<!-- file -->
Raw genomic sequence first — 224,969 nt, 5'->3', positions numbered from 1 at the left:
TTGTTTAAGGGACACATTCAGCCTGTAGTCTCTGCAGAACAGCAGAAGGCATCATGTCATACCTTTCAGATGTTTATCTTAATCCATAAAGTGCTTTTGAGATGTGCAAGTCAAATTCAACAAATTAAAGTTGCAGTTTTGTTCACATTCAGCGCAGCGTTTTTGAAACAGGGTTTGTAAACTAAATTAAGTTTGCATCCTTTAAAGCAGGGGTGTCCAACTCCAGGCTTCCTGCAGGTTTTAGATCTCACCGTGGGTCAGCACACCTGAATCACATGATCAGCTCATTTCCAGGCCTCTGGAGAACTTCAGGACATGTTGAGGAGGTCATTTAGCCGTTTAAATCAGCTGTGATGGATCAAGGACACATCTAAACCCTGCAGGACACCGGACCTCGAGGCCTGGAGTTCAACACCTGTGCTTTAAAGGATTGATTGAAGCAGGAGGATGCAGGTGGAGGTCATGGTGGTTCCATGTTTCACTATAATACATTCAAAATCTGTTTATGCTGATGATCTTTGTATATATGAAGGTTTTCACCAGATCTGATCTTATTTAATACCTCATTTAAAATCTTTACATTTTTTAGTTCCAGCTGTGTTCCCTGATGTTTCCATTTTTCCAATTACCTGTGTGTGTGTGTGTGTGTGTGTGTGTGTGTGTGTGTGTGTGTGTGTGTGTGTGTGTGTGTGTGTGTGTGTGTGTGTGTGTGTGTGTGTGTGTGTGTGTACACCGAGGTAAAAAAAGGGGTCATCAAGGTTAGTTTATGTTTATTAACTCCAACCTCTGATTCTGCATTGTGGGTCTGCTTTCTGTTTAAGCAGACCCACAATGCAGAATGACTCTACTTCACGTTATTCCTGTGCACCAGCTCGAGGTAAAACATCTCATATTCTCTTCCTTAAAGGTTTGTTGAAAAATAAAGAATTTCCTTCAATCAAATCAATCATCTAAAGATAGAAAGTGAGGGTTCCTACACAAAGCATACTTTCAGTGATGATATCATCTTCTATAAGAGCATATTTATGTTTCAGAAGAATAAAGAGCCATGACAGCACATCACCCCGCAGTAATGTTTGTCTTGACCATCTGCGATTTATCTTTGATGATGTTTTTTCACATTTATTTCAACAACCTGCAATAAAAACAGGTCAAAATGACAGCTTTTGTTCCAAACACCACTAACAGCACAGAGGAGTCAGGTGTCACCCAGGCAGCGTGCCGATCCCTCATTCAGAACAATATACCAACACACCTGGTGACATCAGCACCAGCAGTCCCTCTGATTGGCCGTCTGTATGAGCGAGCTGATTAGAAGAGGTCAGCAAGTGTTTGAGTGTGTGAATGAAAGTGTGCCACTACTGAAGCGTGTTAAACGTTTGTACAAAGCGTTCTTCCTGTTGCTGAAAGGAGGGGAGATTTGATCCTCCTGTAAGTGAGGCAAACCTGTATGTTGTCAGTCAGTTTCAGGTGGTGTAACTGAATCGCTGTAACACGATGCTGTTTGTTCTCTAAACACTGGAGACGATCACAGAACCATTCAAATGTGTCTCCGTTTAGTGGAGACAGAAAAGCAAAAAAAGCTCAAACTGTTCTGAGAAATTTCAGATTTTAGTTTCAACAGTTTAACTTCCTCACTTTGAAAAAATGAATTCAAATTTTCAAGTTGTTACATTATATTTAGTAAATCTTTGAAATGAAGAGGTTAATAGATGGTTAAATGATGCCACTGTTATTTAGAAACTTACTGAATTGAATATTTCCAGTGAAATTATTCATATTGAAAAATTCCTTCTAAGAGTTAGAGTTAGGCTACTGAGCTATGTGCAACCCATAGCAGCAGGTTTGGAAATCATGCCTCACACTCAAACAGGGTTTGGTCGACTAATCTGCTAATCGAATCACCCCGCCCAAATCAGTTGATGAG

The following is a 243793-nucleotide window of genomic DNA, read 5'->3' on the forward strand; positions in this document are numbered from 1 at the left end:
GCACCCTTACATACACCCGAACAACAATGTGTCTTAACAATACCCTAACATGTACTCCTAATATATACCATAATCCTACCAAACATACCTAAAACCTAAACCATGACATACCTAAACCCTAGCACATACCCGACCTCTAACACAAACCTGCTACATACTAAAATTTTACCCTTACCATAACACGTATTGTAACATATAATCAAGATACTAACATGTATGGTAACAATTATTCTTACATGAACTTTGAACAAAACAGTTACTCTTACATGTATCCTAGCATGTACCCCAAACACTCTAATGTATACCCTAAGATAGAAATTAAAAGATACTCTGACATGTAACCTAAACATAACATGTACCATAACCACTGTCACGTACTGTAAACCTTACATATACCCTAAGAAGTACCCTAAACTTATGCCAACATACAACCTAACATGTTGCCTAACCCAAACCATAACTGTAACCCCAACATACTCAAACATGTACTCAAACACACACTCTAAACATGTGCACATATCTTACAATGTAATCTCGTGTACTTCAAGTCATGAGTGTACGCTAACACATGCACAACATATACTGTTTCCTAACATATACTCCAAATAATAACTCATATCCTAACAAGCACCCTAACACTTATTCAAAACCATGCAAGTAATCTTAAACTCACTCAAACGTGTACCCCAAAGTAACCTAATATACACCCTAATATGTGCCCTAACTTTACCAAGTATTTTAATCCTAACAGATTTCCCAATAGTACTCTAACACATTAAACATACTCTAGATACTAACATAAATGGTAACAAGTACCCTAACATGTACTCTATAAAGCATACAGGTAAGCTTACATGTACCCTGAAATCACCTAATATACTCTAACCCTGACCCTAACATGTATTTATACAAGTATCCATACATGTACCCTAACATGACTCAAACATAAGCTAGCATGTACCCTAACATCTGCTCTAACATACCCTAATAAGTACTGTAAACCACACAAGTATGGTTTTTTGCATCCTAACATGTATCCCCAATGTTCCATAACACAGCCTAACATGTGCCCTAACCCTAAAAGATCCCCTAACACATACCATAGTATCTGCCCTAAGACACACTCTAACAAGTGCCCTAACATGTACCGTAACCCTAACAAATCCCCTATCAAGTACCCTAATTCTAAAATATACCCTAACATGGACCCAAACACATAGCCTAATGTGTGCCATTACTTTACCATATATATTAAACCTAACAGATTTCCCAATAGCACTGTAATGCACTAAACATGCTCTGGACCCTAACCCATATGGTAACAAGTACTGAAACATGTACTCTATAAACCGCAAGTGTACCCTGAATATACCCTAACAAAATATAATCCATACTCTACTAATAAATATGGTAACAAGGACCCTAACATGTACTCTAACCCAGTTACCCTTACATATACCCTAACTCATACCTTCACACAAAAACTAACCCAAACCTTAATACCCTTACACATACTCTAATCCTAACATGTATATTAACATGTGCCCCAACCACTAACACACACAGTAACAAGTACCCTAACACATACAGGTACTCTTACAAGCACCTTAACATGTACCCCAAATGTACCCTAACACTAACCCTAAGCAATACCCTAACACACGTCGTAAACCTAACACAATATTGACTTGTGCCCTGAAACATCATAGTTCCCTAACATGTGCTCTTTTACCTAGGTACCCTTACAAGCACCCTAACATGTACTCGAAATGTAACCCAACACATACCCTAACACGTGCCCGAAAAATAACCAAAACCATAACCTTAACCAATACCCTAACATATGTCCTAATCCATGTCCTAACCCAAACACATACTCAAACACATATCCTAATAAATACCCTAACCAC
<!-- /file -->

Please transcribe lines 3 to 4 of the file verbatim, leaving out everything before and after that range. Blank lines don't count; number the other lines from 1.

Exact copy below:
The following is a 243793-nucleotide window of genomic DNA, read 5'->3' on the forward strand; positions in this document are numbered from 1 at the left end:
GCACCCTTACATACACCCGAACAACAATGTGTCTTAACAATACCCTAACATGTACTCCTAATATATACCATAATCCTACCAAACATACCTAAAACCTAAACCATGACATACCTAAACCCTAGCACATACCCGACCTCTAACACAAACCTGCTACATACTAAAATTTTACCCTTACCATAACACGTATTGTAACATATAATCAAGATACTAACATGTATGGTAACAATTATTCTTACATGAACTTTGAACAAAACAGTTACTCTTACATGTATCCTAGCATGTACCCCAAACACTCTAATGTATACCCTAAGATAGAAATTAAAAGATACTCTGACATGTAACCTAAACATAACATGTACCATAACCACTGTCACGTACTGTAAACCTTACATATACCCTAAGAAGTACCCTAAACTTATGCCAACATACAACCTAACATGTTGCCTAACCCAAACCATAACTGTAACCCCAACATACTCAAACATGTACTCAAACACACACTCTAAACATGTGCACATATCTTACAATGTAATCTCGTGTACTTCAAGTCATGAGTGTACGCTAACACATGCACAACATATACTGTTTCCTAACATATACTCCAAATAATAACTCATATCCTAACAAGCACCCTAACACTTATTCAAAACCATGCAAGTAATCTTAAACTCACTCAAACGTGTACCCCAAAGTAACCTAATATACACCCTAATATGTGCCCTAACTTTACCAAGTATTTTAATCCTAACAGATTTCCCAATAGTACTCTAACACATTAAACATACTCTAGATACTAACATAAATGGTAACAAGTACCCTAACATGTACTCTATAAAGCATACAGGTAAGCTTACATGTACCCTGAAATCACCTAATATACTCTAACCCTGACCCTAACATGTATTTATACAAGTATCCATACATGTACCCTAACATGACTCAAACATAAGCTAGCATGTACCCTAACATCTGCTCTAACATACCCTAATAAGTACTGTAAACCACACAAGTATGGTTTTTTGCATCCTAACATGTATCCCCAATGTTCCATAACACAGCCTAACATGTGCCCTAACCCTAAAAGATCCCCTAACACATACCATAGTATCTGCCCTAAGACACACTCTAACAAGTGCCCTAACATGTACCGTAACCCTAACAAATCCCCTATCAAGTACCCTAATTCTAAAATATACCCTAACATGGACCCAAACACATAGCCTAATGTGTGCCATTACTTTACCATATATATTAAACCTAACAGATTTCCCAATAGCACTGTAATGCACTAAACATGCTCTGGACCCTAACCCATATGGTAACAAGTACTGAAACATGTACTCTATAAACCGCAAGTGTACCCTGAATATACCCTAACAAAATATAATCCATACTCTACTAATAAATATGGTAACAAGGACCCTAACATGTACTCTAACCCAGTTACCCTTACATATACCCTAACTCATACCTTCACACAAAAACTAACCCAAACCTTAATACCCTTACACATACTCTAATCCTAACATGTATATTAACATGTGCCCCAACCACTAACACACACAGTAACAAGTACCCTAACACATACAGGTACTCTTACAAGCACCTTAACATGTACCCCAAATGTACCCTAACACTAACCCTAAGCAATACCCTAACACACGTCGTAAACCTAACACAATATTGACTTGTGCCCTGAAACATCATAGTTCCCTAACATGTGCTCTTTTACCTAGGTACCCTTACAAGCACCCTAACATGTACTCGAAATGTAACCCAACACATACCCTAACACGTGCCCGAAAAATAACCAAAACCATAACCTTAACCAATACCCTAACATATGTCCTAATCCATGTCCTAACCCAAACACATACTCAAACACATATCCTAATAAATACCCTAACCAC